Affordability figures before making a more definite pronouncement.
As a rule of thumb, if prices are above the cost of obtaining a
standard mortgage (3 times earnings +1) then house prices are too
expensive, and will not rise more than a smidgeon.
Across the channel things are not looking rosy at all. This time last
year I forecast falls in France, and I have been proved right. Prices
have actually been quite erratic, with rises in some places and falls
in others. Herault, down in the south, has seen good rises, whereas the
Loire area has seen nasty falls. On balance, the movement has been down.
France's socialist system is still on course for a massive
dysfunctional catastrophe, which means that long term, France is not a
good prospect. I would not entertain buying here at all at the moment.
Spain and Portugal
Both these countries have seen further significant falls as expected. I
expect those falls to continue. 10% falls a year seem to have become
the norm in this part of the world, and there is nothing to stop those
There has been no improvement in the underlying econometrics. Over
supply is so huge that, as I have noted in previous years, this will
take a decade or more to shift. At least Spain has a moratorium on new
builds. Unfortunately the lunatics in Portugal are still building. This
means that in about ten years time when the Spanish market may start to
recover, the Portuguese market will still have a massive overhang of
In many places my prediction of 2/3 bed apartments for sale at €60,000
has been achieved. I expect €50,000 to be the next target. I recently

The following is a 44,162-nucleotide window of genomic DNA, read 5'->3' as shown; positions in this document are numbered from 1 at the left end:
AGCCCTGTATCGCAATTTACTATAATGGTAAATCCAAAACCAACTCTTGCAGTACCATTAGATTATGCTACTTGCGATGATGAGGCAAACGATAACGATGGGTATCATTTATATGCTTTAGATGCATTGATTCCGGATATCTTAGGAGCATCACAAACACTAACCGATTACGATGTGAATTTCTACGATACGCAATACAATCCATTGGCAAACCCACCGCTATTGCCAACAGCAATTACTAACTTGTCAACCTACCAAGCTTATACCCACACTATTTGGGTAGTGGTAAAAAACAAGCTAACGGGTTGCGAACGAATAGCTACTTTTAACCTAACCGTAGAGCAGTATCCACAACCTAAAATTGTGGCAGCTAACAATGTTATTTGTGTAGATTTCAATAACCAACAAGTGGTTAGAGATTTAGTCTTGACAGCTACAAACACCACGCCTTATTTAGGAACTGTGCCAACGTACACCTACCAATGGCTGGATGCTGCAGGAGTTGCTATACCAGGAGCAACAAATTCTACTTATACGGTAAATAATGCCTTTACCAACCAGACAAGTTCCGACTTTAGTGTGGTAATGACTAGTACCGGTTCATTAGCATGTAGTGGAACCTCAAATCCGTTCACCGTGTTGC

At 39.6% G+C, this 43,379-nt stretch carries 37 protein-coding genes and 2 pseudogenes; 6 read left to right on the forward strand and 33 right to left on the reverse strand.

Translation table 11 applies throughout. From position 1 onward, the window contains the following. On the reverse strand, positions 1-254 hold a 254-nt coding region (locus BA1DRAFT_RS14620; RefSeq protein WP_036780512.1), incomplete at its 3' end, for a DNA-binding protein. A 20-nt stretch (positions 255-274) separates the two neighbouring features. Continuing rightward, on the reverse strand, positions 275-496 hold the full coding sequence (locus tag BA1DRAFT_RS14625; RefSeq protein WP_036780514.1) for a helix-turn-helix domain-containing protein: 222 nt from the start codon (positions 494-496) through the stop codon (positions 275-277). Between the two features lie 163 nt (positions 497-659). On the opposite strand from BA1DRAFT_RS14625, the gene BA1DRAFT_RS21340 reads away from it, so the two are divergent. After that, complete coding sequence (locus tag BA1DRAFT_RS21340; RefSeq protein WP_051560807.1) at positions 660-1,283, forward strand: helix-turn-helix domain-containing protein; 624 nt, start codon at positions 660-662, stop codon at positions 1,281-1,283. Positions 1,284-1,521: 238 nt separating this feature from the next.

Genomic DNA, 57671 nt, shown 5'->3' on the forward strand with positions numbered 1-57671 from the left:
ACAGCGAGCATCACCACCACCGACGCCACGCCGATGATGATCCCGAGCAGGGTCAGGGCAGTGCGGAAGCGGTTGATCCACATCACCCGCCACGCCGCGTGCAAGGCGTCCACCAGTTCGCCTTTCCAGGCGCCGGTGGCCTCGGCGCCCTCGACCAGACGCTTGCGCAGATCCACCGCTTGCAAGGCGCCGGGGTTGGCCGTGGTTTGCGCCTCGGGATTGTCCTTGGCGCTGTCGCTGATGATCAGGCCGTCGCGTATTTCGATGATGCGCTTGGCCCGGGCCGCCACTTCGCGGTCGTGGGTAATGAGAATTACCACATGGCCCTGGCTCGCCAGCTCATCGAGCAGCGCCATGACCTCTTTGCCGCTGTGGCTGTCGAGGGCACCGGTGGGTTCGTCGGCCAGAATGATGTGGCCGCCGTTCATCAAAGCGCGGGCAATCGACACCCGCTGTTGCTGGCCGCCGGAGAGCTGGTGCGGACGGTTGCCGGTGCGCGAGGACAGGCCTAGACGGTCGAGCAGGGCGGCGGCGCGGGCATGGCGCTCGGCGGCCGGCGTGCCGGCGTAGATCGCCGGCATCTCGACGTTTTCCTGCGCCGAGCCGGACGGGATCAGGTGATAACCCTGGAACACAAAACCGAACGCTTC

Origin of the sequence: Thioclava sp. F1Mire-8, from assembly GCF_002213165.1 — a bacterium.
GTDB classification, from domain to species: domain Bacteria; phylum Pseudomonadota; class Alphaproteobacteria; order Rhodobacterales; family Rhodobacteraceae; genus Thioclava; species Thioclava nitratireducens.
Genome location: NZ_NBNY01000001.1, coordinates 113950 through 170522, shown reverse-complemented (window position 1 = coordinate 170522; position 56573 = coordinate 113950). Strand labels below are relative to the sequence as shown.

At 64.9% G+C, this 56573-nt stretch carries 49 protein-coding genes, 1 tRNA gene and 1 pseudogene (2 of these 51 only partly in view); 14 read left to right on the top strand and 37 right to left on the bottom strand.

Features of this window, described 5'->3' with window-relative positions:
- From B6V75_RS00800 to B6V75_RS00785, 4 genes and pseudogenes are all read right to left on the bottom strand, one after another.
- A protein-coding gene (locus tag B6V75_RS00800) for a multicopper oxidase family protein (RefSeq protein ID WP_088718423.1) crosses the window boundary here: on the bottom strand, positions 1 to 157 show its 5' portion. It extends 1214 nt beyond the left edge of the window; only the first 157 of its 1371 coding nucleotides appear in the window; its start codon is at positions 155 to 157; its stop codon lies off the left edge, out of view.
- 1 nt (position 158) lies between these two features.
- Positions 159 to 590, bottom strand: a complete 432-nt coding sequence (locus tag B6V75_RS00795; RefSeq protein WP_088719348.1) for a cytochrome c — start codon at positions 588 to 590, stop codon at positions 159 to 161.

saw new apartments advertised in the Algarve at €145,000. That's
roughly twice what they are worth, and anyone buying at that level is,
not to put too fine a point on it, completely off their trolley. Those
were the prices in Spain 3/4 years ago. This market wont turn round in
that time, so expect the Spanish prices to be achieved in Portugal
sometime before the end of this decade. Why would anyone in their right
mind spend that money when they can pick up deals for half that price
across the border? Portugal prices are still way too high.
Also, please note that in Spain nearly a third of the -25 group is
unemployed, and the general rate of unemployment in Andalusia is over
30%, and still rising. That's an unsustainable situation.
This time last year I forecast no change. I was, of course, right, but
what about this year?
I did a small recce across Southern Italy and Sicily at the end of the
summer. I was deeply shocked at what I saw. Prices ranged from what I
would regard as normal, right the way down to dirt cheap. I came across
many ruins for sale for less than €10,000. We are approaching Bulgarian
This part of Italy is, economically speaking, on its knees. The tourist
trade is almost non-existent, and holiday rentals are a disaster. The
rental season is June to August. I went in mid september and the place
was closed for the year. Beach after beach was deserted, beach bars and
hotels shut, and an air of desolation everywhere.
I also noted the sheer quantity of hotels that were closed, unfinished,
or abandoned. This part of the world is okay if you want to buy
something seriously cheap, but you may find life a bit lonely if you
dont speak and eat Italian.
The populace fear mafia control in parliament, with corruption rife,
and spirits low. Italy at the moment is at a low ebb, and I dont think
now is the time to be looking in that direction. I fear some kind of
collapse may be just around the corner.
Further east, Greece has supposedly had its collapse. I have not been